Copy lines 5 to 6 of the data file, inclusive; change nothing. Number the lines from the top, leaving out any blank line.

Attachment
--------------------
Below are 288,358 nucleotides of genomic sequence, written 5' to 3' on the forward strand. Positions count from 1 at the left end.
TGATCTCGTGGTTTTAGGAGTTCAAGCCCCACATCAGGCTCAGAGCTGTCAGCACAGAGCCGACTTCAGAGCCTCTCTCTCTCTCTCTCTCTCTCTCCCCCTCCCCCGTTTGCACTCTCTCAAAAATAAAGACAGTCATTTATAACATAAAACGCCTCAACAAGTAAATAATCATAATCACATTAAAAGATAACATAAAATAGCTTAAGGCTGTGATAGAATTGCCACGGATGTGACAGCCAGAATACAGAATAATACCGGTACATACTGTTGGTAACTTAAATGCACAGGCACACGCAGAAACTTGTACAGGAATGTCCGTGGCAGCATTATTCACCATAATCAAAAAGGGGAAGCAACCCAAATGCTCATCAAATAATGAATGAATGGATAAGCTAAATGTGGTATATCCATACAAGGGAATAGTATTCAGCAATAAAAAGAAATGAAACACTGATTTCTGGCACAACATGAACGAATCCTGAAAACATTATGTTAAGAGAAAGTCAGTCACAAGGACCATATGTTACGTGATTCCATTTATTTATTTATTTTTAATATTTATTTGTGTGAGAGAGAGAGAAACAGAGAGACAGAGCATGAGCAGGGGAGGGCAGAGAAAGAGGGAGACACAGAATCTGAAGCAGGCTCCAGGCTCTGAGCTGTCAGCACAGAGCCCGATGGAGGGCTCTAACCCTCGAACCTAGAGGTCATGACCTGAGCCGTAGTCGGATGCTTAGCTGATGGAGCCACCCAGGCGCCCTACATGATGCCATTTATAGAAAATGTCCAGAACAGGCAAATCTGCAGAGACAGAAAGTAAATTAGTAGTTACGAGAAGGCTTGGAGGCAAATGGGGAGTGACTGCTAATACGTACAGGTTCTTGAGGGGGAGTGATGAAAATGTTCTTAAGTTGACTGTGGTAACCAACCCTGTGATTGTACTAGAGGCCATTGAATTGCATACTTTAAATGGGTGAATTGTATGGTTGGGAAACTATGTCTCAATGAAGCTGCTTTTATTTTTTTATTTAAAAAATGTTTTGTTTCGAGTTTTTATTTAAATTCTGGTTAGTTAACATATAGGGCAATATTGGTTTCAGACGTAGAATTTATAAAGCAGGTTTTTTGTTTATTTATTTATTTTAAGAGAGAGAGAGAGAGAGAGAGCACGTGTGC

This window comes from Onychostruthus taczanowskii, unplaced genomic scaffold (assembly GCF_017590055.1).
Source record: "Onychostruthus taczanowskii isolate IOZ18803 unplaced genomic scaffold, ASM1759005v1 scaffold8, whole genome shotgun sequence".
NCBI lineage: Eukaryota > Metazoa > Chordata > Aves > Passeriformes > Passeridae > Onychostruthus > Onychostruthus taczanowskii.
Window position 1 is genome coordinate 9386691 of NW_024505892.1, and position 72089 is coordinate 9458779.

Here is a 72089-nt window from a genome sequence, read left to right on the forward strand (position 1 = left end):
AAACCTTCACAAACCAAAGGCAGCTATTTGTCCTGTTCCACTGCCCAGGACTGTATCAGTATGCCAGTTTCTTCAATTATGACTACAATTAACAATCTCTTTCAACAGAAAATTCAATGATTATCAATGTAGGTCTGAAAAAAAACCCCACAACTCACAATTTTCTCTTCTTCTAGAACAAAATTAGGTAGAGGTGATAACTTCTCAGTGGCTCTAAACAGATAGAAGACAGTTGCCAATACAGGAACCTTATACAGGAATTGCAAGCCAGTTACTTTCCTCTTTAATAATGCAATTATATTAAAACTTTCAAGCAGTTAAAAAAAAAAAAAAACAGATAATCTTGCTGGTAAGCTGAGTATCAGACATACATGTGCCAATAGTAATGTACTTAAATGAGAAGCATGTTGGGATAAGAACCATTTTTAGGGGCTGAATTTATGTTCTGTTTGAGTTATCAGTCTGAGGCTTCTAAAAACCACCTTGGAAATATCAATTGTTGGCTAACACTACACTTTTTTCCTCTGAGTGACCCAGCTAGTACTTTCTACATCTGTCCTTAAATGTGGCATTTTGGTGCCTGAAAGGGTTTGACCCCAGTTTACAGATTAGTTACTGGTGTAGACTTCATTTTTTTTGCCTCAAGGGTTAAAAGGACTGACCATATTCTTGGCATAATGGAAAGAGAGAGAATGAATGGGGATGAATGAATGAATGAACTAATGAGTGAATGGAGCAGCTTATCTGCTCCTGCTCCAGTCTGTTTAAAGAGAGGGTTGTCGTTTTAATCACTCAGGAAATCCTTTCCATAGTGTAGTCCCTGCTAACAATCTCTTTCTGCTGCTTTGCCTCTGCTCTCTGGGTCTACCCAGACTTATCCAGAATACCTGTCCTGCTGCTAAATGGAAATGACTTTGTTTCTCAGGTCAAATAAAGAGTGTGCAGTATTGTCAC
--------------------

NCBI lineage: Eukaryota > Metazoa > Chordata > Aves > Passeriformes > Passeridae > Onychostruthus > Onychostruthus taczanowskii.
Window position 1 is genome coordinate 9386691 of NW_024505892.1, and position 72089 is coordinate 9458779.